My trips to the bars slowed. Never one to buy alcohol or drink at home, I stopped drinking and started keeping more reasonable hours. Then Beau asked if I wanted to move into her apartment. After paying rent, electric, water, internet, and maid service, the cost of living in my apartment was almost $2000, at the time, approximately 80,000 baht. We already spent most of our free time together, so I packed up and moved in with her, further distancing myself from the nightlife and breaking the party cycle once and for all. Late one afternoon, while napping, the room began to shake, awakening me. An earthquake in Thailand? Over and over again, someone’s fist slammed against the door. Eager to find out who had the audacity to pound away at our…show more content… Then I asked Beau for my phone. “Get me out of here,” I said. “I’ll try.” An officer put his hand on my shoulder and led me to a holding cell where two guards were awaiting my arrival.
“Sawasdee Khup,” one of them said, in Thai. “Sawasdee Khup,.” I said, managing a weak smile. “Oh, you can speak Thai.” “Yes,” I said, nodding. “Big deal,” I thought. “I can speak Thai. A lot of good it’s doing me now.” “We leave the door open,” he said, grinning. “But do not run away.”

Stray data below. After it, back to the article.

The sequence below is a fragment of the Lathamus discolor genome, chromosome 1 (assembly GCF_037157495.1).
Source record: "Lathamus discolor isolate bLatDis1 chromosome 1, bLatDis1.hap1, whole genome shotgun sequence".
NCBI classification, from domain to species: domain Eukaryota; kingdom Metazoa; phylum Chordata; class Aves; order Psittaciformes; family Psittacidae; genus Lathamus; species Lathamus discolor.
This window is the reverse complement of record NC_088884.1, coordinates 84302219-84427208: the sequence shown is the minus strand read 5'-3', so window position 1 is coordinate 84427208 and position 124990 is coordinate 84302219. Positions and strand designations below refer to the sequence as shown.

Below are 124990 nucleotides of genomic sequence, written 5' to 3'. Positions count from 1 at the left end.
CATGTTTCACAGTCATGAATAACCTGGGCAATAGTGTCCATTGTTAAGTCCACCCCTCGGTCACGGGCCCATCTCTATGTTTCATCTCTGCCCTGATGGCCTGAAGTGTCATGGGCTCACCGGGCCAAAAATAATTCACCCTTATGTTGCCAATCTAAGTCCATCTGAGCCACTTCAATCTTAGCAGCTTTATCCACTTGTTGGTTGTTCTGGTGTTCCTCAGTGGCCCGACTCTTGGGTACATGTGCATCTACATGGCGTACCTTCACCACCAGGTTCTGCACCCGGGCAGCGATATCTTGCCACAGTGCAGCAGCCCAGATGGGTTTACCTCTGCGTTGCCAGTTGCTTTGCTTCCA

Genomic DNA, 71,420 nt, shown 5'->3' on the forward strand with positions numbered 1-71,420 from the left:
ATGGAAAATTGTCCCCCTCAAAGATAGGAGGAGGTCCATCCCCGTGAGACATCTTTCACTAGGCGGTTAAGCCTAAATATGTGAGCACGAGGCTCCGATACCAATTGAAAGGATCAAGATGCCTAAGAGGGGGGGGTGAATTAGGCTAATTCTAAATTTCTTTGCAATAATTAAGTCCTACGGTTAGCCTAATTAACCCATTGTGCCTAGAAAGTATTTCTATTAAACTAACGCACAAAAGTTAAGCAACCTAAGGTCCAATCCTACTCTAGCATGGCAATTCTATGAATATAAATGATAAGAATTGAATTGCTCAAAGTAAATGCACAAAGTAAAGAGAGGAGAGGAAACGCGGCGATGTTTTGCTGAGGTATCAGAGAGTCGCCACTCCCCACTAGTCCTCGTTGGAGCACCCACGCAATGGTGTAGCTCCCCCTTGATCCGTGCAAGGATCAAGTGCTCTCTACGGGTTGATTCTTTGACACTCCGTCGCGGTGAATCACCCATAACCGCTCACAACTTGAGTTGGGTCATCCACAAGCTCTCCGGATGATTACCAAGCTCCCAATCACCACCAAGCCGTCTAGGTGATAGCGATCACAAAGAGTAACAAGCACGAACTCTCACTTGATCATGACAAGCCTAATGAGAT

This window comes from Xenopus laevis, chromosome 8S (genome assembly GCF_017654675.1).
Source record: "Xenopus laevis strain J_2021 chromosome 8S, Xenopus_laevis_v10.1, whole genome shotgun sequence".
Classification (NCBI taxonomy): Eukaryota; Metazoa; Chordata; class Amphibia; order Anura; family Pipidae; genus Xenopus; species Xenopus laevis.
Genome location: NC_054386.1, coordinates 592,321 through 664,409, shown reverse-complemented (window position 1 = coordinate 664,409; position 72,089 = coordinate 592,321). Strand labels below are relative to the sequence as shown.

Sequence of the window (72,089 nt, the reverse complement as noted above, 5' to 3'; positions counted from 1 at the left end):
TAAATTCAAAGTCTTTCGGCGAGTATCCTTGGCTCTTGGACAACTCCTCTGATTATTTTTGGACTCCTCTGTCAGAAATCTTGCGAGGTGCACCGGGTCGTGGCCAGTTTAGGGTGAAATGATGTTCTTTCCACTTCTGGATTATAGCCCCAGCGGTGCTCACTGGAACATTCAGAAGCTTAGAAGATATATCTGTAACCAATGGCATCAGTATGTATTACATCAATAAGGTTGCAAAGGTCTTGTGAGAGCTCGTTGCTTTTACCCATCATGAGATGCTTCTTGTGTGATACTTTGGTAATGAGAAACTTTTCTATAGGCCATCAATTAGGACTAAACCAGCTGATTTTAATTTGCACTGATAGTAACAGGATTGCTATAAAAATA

Pacing in and out of the cell, I wondered would happen next.
Hours passed and I had no idea what was going on. In the lobby of the police station, Beau tried to negotiate my release. However, the disparity between the 400K baht the police wanted and the 20,000 baht she wanted to give them was unacceptable. The police controlled my freedom and knew they had me. Now they would extract as much money as they could negotiate. It would take more than twenty-thousand baht to get them to budge.
At this moment, I learned another valuable lesson; never put yourself in a position where the police have a valid reason to throw you in jail. Sounds like something I should have learned when I was in kindergarten, but in Thailand, it is more complicated than this.
“You, farang, come with me,” said the